ARFI is a novel assessment method that stimulates tissue by using a short pulse of 0.3 sec in an ROI of 10 × 5 mm, selected at a fixed transmission frequency of 2.67 MHz without compression. Pulses passing through the targeted tissue at the ROI cause displacement and they will simultaneously return to its original location. The tissue displacement is measured by a conventional ultrasound beam with the same probe used to generate the force. The shear wave velocity (SWV) is positively proportional to the tissue stiffness (the faster SWV is, the stiffer tissue is). SWV is united as meters per second (m/s) and displayed on the screen [1]. ARFI has many advantages over transient elastography. The technology exploited for ARFI has been incorporated into a conventional ultrasound system, allowing ultrasound analysis of liver morphology at the same time. In addition, ARFI allows elastography to be performed with a flexible metering box at variable depths, enabling the exact localization of the measurement site. This method can also be performed in patients with ascites meanwhile ascites and obesity are limiting factors for transient elastography.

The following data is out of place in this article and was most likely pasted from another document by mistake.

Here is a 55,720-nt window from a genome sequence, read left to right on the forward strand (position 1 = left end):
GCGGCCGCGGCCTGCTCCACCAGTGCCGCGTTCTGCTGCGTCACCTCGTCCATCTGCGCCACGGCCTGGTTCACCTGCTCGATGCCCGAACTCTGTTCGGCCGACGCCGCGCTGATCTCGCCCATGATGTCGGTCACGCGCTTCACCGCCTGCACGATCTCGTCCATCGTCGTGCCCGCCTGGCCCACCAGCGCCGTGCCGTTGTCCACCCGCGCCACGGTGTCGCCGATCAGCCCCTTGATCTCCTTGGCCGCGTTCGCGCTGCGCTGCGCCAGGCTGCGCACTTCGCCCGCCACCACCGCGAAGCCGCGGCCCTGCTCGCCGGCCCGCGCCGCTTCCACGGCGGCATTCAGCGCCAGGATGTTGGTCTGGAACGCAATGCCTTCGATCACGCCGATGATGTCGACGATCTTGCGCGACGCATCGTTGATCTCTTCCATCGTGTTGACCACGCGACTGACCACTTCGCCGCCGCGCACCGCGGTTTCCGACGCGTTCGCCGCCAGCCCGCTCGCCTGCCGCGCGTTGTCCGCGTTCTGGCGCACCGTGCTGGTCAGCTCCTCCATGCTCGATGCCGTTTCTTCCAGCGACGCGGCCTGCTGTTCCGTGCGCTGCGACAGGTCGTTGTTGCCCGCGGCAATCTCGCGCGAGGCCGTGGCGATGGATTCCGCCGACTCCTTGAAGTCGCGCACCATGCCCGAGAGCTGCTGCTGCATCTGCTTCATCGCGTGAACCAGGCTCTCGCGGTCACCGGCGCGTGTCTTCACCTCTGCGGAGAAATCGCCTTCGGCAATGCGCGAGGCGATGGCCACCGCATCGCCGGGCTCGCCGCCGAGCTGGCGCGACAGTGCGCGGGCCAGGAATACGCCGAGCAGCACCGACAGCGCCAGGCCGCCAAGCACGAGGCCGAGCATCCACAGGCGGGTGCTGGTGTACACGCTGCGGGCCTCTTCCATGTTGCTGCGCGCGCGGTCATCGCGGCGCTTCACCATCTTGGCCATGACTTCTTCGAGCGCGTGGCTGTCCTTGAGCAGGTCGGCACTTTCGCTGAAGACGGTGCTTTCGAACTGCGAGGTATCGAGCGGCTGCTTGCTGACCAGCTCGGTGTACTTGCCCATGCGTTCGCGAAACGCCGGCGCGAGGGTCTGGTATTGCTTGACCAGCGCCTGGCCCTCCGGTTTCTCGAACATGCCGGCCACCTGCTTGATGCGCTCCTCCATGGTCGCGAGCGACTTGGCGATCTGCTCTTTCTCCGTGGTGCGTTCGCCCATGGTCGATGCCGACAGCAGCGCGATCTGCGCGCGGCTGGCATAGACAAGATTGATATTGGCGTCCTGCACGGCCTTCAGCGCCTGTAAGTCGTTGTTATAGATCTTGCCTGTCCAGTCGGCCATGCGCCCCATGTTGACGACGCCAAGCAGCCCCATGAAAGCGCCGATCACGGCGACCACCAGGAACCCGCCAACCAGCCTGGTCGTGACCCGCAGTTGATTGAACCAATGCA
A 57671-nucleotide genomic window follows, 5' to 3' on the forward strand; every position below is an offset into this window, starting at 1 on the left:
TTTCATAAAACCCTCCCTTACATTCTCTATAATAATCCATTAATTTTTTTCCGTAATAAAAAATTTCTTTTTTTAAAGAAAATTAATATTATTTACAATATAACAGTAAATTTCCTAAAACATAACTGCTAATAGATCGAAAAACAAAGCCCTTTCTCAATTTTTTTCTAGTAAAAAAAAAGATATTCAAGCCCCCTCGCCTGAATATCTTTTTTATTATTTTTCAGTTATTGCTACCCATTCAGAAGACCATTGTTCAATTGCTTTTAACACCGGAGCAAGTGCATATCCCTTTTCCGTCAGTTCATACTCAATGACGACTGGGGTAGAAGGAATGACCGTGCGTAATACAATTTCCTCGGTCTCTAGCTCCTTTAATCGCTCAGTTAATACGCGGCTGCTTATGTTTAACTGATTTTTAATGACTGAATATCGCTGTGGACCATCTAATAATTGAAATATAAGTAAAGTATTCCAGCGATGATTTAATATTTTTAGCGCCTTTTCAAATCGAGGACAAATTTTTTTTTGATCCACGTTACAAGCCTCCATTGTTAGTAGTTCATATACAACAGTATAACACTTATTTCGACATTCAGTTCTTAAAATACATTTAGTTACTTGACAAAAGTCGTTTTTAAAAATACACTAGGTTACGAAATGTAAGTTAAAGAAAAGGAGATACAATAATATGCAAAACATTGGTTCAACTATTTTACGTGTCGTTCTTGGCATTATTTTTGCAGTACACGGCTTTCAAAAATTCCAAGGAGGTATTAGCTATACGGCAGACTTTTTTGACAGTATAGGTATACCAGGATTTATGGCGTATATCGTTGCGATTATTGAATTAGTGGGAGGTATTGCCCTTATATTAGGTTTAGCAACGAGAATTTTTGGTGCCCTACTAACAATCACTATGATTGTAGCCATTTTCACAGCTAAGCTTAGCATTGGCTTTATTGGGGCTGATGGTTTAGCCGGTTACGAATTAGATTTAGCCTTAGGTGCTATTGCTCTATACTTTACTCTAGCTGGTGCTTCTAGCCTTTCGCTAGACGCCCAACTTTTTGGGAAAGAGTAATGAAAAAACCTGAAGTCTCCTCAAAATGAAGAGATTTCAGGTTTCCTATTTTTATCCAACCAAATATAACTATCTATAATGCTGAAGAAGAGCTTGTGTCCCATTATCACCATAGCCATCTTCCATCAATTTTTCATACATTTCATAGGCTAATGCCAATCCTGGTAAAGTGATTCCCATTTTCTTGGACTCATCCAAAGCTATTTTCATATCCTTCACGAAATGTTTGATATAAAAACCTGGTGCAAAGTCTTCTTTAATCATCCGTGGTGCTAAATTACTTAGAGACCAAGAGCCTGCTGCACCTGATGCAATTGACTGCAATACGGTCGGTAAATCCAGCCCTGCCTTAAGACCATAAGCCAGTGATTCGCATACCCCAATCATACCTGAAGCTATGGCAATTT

Ascites is a common complication in patients with cirrhosis, occurring in about 60% of patients with cirrhosis over 10 years and considered a natural progression of cirrhosis [2,3]. According to a recent study, cirrhosis ascites accounted for 85% of the causes of ascites, other causes including malignant disease of 7.33%, heart failure of 3.33%, tuberculosis of 6.66%, etc. [4]. Currently, there are no studies about the role of ARFI to predict cirrhotic ascites in Vietnam. Therefore, we aimed to investigate the value of Acoustic Radiation Force Impulse elastography for discriminating causes of cirrhotic ascites.